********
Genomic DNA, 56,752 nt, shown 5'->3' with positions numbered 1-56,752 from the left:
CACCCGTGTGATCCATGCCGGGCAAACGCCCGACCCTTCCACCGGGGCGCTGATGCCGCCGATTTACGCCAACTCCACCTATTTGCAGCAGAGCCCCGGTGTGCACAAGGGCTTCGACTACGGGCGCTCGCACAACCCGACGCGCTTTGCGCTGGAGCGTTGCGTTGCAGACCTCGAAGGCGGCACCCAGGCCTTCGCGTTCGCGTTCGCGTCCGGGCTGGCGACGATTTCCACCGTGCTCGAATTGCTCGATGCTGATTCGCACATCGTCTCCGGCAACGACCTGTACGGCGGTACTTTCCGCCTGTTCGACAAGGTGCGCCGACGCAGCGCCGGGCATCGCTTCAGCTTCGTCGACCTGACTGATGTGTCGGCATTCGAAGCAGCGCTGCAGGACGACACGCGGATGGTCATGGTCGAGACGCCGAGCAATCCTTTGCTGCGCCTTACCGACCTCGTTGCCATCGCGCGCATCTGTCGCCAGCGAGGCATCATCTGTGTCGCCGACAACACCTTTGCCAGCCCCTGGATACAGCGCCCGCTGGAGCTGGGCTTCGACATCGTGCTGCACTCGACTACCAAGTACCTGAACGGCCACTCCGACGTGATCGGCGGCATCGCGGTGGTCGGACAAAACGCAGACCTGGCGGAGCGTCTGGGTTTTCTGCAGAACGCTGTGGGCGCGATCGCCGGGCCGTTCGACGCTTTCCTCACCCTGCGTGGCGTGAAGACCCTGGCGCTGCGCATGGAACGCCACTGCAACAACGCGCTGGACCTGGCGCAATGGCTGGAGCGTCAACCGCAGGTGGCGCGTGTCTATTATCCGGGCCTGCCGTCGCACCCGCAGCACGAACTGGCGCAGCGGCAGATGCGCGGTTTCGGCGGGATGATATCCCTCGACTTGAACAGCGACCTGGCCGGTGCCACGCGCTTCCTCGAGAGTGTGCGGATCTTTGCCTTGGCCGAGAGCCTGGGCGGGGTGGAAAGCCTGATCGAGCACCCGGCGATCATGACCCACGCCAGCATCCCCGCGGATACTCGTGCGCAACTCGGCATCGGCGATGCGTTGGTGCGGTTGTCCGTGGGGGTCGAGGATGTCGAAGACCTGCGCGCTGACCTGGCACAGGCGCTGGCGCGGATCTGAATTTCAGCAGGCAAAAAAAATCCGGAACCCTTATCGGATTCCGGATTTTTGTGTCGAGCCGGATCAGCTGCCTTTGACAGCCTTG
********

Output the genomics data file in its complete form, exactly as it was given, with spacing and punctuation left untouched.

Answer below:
Genomic DNA, 56,752 nt, shown 5'->3' with positions numbered 1-56,752 from the left:
CACCCGTGTGATCCATGCCGGGCAAACGCCCGACCCTTCCACCGGGGCGCTGATGCCGCCGATTTACGCCAACTCCACCTATTTGCAGCAGAGCCCCGGTGTGCACAAGGGCTTCGACTACGGGCGCTCGCACAACCCGACGCGCTTTGCGCTGGAGCGTTGCGTTGCAGACCTCGAAGGCGGCACCCAGGCCTTCGCGTTCGCGTTCGCGTCCGGGCTGGCGACGATTTCCACCGTGCTCGAATTGCTCGATGCTGATTCGCACATCGTCTCCGGCAACGACCTGTACGGCGGTACTTTCCGCCTGTTCGACAAGGTGCGCCGACGCAGCGCCGGGCATCGCTTCAGCTTCGTCGACCTGACTGATGTGTCGGCATTCGAAGCAGCGCTGCAGGACGACACGCGGATGGTCATGGTCGAGACGCCGAGCAATCCTTTGCTGCGCCTTACCGACCTCGTTGCCATCGCGCGCATCTGTCGCCAGCGAGGCATCATCTGTGTCGCCGACAACACCTTTGCCAGCCCCTGGATACAGCGCCCGCTGGAGCTGGGCTTCGACATCGTGCTGCACTCGACTACCAAGTACCTGAACGGCCACTCCGACGTGATCGGCGGCATCGCGGTGGTCGGACAAAACGCAGACCTGGCGGAGCGTCTGGGTTTTCTGCAGAACGCTGTGGGCGCGATCGCCGGGCCGTTCGACGCTTTCCTCACCCTGCGTGGCGTGAAGACCCTGGCGCTGCGCATGGAACGCCACTGCAACAACGCGCTGGACCTGGCGCAATGGCTGGAGCGTCAACCGCAGGTGGCGCGTGTCTATTATCCGGGCCTGCCGTCGCACCCGCAGCACGAACTGGCGCAGCGGCAGATGCGCGGTTTCGGCGGGATGATATCCCTCGACTTGAACAGCGACCTGGCCGGTGCCACGCGCTTCCTCGAGAGTGTGCGGATCTTTGCCTTGGCCGAGAGCCTGGGCGGGGTGGAAAGCCTGATCGAGCACCCGGCGATCATGACCCACGCCAGCATCCCCGCGGATACTCGTGCGCAACTCGGCATCGGCGATGCGTTGGTGCGGTTGTCCGTGGGGGTCGAGGATGTCGAAGACCTGCGCGCTGACCTGGCACAGGCGCTGGCGCGGATCTGAATTTCAGCAGGCAAAAAAAATCCGGAACCCTTATCGGATTCCGGATTTTTGTGTCGAGCCGGATCAGCTGCCTTTGACAGCCTTG